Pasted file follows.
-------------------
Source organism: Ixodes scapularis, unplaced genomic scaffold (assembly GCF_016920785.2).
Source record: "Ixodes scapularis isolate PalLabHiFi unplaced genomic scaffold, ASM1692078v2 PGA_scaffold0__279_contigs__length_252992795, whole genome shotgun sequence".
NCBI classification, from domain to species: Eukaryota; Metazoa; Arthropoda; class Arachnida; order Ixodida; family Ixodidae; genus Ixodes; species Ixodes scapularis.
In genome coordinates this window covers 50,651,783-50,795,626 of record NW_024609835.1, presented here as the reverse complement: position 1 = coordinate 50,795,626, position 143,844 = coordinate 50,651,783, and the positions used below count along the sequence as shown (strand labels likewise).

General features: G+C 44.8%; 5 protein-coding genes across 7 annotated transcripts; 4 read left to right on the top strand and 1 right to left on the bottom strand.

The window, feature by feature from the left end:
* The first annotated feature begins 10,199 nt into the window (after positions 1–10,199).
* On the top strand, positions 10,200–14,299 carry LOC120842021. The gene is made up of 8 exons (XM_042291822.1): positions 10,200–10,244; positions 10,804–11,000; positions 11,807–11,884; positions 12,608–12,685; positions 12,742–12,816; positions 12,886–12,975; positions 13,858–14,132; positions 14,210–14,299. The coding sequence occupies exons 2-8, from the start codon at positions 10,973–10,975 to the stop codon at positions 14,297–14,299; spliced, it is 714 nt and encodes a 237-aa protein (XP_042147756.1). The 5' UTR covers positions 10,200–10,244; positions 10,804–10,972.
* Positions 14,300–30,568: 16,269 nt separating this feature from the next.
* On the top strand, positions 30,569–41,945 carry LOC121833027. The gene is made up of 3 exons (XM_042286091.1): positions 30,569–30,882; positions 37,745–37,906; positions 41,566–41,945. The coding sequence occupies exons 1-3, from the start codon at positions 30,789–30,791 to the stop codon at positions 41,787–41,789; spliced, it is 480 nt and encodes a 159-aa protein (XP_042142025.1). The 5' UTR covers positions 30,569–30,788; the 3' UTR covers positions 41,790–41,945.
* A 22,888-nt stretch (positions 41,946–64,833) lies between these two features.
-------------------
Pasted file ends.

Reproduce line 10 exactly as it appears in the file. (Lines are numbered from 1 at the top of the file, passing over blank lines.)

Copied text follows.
* On the top strand, positions 30,569–41,945 carry LOC121833027. The gene is made up of 3 exons (XM_042286091.1): positions 30,569–30,882; positions 37,745–37,906; positions 41,566–41,945. The coding sequence occupies exons 1-3, from the start codon at positions 30,789–30,791 to the stop codon at positions 41,787–41,789; spliced, it is 480 nt and encodes a 159-aa protein (XP_042142025.1). The 5' UTR covers positions 30,569–30,788; the 3' UTR covers positions 41,790–41,945.